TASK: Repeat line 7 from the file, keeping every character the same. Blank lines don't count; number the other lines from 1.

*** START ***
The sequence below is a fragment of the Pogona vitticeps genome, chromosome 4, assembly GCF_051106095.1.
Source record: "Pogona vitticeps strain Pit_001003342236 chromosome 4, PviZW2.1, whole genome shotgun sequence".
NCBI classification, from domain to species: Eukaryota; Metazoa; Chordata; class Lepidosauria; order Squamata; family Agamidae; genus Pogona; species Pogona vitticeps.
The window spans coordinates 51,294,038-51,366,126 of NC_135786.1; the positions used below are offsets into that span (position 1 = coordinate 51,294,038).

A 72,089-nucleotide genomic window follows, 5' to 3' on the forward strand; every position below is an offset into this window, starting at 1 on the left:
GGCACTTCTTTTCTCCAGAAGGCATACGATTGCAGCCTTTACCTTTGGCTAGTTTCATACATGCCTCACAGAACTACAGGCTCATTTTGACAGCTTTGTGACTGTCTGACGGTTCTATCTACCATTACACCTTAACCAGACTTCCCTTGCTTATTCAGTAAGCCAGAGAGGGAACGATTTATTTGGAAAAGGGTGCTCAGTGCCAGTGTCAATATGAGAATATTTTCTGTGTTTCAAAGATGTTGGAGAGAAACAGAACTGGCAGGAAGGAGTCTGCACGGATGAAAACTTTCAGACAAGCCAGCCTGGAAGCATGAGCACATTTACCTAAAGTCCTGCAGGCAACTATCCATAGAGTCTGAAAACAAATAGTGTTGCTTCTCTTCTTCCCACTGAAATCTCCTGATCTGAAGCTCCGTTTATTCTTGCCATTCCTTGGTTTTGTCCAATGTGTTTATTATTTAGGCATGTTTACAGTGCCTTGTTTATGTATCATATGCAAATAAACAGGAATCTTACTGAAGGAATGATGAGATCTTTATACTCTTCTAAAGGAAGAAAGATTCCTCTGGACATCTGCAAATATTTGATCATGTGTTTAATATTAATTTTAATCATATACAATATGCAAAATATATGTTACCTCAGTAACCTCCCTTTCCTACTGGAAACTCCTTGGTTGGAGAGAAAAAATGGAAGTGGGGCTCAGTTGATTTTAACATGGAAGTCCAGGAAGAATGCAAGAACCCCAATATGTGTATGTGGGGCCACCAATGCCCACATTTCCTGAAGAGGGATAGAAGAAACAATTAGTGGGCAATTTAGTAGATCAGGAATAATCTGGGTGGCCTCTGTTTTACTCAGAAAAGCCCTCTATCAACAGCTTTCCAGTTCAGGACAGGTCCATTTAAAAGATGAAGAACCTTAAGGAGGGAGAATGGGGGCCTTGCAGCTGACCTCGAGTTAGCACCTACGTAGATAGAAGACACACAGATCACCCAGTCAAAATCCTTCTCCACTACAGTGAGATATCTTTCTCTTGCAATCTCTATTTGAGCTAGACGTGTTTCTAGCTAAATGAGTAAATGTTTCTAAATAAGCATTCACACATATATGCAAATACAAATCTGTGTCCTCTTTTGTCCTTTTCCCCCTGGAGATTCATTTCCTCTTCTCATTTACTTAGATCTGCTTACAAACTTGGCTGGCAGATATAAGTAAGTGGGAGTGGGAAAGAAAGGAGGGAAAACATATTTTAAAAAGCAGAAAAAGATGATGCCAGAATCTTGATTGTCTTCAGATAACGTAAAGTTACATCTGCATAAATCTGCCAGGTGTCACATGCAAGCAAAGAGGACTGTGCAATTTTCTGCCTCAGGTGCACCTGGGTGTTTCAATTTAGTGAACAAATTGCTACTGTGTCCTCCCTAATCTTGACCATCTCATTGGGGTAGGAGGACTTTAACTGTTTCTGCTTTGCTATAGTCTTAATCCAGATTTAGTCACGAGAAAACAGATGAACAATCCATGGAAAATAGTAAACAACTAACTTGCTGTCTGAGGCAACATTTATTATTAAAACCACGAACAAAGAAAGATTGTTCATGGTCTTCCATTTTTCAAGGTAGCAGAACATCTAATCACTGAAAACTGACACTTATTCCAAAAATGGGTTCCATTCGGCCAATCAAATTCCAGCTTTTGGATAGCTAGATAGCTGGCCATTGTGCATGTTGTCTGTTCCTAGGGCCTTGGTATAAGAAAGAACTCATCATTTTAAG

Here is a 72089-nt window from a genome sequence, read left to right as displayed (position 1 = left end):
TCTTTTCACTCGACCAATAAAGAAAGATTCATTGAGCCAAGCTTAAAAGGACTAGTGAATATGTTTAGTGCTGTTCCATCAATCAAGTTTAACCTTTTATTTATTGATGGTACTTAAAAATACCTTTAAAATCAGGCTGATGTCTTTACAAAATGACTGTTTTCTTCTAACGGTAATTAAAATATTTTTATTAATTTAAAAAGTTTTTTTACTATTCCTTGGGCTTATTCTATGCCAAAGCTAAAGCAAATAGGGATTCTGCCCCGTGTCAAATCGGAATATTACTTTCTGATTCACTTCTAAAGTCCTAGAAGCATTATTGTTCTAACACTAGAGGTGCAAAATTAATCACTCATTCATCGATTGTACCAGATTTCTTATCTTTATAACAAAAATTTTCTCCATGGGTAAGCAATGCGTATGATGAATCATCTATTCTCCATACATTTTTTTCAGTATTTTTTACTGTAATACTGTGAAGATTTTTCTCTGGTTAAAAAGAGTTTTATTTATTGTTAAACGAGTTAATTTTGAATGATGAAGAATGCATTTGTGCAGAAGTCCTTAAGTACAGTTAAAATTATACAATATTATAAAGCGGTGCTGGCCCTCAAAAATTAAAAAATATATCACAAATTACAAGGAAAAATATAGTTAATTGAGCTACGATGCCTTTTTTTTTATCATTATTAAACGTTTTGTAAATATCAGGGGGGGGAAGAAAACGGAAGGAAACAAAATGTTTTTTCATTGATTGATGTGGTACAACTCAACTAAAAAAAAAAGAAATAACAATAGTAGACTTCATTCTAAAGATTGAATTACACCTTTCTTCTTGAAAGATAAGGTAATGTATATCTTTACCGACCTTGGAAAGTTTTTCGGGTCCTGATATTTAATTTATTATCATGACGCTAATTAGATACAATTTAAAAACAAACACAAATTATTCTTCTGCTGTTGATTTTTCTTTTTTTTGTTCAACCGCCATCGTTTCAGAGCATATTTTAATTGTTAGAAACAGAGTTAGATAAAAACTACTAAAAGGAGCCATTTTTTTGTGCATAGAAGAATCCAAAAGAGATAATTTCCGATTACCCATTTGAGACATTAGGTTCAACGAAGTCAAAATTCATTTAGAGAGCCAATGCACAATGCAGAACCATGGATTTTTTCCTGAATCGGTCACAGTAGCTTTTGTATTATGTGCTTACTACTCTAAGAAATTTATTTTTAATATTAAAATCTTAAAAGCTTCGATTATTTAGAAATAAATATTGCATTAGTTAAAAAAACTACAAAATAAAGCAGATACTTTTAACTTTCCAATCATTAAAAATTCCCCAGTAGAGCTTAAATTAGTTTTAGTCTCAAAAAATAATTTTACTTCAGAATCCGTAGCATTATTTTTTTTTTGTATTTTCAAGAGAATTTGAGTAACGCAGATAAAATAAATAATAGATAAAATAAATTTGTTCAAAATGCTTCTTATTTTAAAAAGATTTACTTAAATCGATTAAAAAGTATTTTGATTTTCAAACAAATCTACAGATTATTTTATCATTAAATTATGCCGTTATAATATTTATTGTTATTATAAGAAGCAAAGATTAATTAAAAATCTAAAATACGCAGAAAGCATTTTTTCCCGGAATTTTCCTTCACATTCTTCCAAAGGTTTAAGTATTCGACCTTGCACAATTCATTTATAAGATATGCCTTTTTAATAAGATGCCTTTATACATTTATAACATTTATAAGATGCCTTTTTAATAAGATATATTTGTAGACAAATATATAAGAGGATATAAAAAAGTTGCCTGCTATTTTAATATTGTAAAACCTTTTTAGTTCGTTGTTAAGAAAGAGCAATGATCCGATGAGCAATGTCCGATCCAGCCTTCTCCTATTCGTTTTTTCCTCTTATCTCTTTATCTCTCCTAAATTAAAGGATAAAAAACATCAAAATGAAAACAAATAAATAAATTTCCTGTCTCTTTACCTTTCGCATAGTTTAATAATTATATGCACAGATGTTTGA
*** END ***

Here is a 72089-nt window from a genome sequence, read left to right as displayed (position 1 = left end):